When a guardianship or conservatorship petition for an incapacitated adult is initiated in Virginia, the court will enter an order at the end of the litigation. This order will lay out whether the court finds by clear and convincing evidence that the Respondent is an incapacitated person or not. If the court finds that they are incapacitated, a guardian and/or conservator will be appointed. This order could be in place for many, many years and does not change unless there is a subsequent order from the court.
When the condition of the Incapacitated Person has changed.
There are instances where people are only in need of a guardian for a period of time in their life. Obviously, someone with Alzheimer’s disease is not likely to improve in the future. Alternatively, what if the incapacitated person has a medical condition which does improve? In that instance, a petition may be brought to declare the incapacitated person restored to capacity. See Virginia Code Sec. 64.2-2012.
At the same time, the incapacitated person may have gotten worse since the initial order was entered. Keep in mind that some guardianships and conservatorships are limited in time and scope. For example, what if the incapacitated person was able to control one aspect of their life and can no longer do so. In that instance, a petition would need to be brought to extend the duties of the conservator.
When Guardian or Conservator must be changed.
A guardian or conservator acts as a fiduciary for the incapacitated person. This means that they must act in the best interests of the incapacitated person and faithfully carry out their duties. Sometimes the guardian or conservator simply cannot perform their tasks any longer. This might be because of their own health. In other instances, the guardian or conservator might disagree that they need to be replaced. For example, a friend or family member may notice that the guardian or conservator is not acting in the best interests of the incapacitated person. Common examples would include neglect or misappropriation of funds.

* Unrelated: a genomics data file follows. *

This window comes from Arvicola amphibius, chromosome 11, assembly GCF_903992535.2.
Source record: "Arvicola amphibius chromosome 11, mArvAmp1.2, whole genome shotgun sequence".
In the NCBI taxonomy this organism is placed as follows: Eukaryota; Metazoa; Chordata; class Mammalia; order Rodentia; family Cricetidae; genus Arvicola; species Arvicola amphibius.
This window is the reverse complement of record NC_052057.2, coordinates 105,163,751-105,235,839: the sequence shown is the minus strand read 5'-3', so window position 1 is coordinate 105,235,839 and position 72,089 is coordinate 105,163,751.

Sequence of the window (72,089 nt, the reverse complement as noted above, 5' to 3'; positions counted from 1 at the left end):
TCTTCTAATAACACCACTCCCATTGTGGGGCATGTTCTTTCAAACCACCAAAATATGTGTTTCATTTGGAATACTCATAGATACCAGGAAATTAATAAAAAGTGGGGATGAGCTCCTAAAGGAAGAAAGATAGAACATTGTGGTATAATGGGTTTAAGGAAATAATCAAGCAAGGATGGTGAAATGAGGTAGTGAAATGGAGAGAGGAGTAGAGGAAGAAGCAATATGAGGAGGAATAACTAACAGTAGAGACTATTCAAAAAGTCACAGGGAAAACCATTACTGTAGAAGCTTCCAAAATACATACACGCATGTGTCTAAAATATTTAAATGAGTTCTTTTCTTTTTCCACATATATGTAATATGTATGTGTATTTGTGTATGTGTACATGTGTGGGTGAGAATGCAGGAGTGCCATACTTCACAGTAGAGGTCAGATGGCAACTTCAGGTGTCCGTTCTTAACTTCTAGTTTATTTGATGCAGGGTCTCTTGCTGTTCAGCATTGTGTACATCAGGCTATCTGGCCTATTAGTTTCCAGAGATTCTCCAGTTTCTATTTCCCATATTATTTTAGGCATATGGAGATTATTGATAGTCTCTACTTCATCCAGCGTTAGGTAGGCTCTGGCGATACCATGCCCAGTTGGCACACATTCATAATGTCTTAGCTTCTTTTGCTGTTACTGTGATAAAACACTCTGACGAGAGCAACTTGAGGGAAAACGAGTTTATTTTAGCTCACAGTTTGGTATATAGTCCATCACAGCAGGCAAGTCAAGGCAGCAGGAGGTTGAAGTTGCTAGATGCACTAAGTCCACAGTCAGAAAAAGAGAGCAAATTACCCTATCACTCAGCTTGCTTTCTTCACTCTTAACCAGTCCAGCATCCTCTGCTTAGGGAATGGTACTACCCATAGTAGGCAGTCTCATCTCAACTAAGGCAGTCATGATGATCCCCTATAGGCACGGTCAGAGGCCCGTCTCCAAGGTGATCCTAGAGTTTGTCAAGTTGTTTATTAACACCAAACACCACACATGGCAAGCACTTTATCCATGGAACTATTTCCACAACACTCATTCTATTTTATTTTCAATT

Who may bring the petition for restoration, modification, or termination of a guardianship order?
The Code of Virginia broadly allows any number of people to file a petition to amend a prior guardianship order for an incapacitated adult. The people who may initiate the petition are a) the incapacitated person, b) the guardian or conservator, or c) any other person. Va. Code § 64.2-2012(A). I intentionally highlight “any other person” since it is extremely wide. This could include a family member, acquaintance, neighbor, etc. Essentially, anyone who is concerned about the guardianship or conservatorship may initiate the petition.
Of course, the person petitioning the Virginia court must have worthy grounds to initiate the petition. The reasoning cannot be simply to get revenge on another family member. The person bringing the petition would have to be able to articulate their reasoning for bringing the petition. It would also be crucial to have facts supporting the petition.
Probably the most common complaint that I hear is family members complaining about how the current guardian or conservator is acting. Simply not getting along with that person is not sufficient grounds. However, I would likely encourage someone to bring such a petition if they have evidence that the guardian/conservator is acting in bad faith or not adequately serving the needs of the incapacitated person.
Ryan C. Young | Guardian & Conservator Law | Richmond, Virginia